Looking back at… South Park: The Stick of Truth

As new South Park game, The Fractured But Whole arrives, Amy Walker looks at previous game The Stick of Truth...

South Park: The Stick of Truth is not the first time that South Park has made the leap to the video game medium, but it’s easily the best available. With a story written by the series writing team, and an art style that seamlessly fits with the show, The Stick of Truth is like playing through a season of the show.

Using story beats established in the series most recent to the release of the game The Stick of Truth sees the children of the town playing a huge LARP game, allowing the game to intertwine traditional fantasy tropes into the South Park we all know and love.

Creating a brand new child that has just moved to town, you have the choice to join Cartman’s Humans, or Kyle’s Elves, all dressed in bad cosplay outfits. You even get to choose what class you want to play as: Fighter, Thief, Mage, or Jew. From here the game goes wildly out of control, featuring aliens, zombie Nazi’s, Underpants Gnomes, Crab People, and an 8-bit excursion to Canada.

The game’s combat plays like a typical RPG turn based game, though at times with characters reminding each other mid battle that they have to wait their turn to attack. The combat may be simple, but it’s a style that has worked well for decades within games, and it fits perfectly within this game. The usual turn based fighting tropes are all present, with class specific attacks, summons, and magic (fart attacks).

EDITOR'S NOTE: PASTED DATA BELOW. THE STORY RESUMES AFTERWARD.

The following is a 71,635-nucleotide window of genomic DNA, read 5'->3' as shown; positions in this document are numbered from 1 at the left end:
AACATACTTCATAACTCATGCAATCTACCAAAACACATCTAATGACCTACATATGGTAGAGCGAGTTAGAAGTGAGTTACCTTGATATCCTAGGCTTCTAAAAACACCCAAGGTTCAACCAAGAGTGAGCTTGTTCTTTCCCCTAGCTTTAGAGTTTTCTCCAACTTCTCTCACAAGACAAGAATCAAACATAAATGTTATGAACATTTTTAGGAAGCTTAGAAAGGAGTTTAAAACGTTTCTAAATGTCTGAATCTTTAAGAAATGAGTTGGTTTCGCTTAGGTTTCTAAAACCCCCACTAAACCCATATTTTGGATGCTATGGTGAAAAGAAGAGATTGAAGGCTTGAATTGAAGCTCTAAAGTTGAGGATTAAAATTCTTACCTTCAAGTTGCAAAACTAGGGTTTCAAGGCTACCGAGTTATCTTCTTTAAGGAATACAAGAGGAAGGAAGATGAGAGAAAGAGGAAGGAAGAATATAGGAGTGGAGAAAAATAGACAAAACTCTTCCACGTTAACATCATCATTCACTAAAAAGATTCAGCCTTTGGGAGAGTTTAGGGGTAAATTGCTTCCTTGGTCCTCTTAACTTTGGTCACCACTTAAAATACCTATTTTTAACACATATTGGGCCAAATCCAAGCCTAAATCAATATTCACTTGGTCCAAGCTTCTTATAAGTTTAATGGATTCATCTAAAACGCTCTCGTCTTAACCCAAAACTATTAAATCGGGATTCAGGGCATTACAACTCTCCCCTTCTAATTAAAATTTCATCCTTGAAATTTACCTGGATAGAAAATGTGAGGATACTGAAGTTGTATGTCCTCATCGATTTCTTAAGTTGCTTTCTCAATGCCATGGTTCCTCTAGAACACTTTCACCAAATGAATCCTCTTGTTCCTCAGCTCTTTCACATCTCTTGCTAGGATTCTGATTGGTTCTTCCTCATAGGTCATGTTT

Despite a large number of attack options, classes, and quick time events the game is incredibly easy to get to grips with, though with enough differences and options available in the class systems to be able to try something different on a second, third, or even fourth playthrough. The basics are quick to learn but with enough options that you can tailor your character to your own way of playing.

The game even allows you to customise your character via unlockable armour, weapons, hairstyles, and accessories that allow you to make your character unique, though players wanting to make their character female do have to wait until a mission where you’re sent to infiltrate the girls in order to unlock female clothing and hair options.

The town of South Park itself is also well recreated within the game, allowing the player to explore iconic locations such as the school, the kids homes, and the park. Each area is lovingly recreated to look just like the show, and exploring the town is genuinely enjoyable.

A well made and surprisingly competent game, South Park: The Stick of Truth manages to recreate the look and feel of the show so well it’s a surprise that it took seventeen years to make a good game out of the franchise. The game isn’t perfect, there are some occassions where the controls don’t feel as good as they could do, but the flaws are small in comparison to everything that the game does well.

Fans of the show are sure to have a great time playing one of the most ridiculous games around.

Are you a fan of South Park: The Stick of Truth? Let us know!

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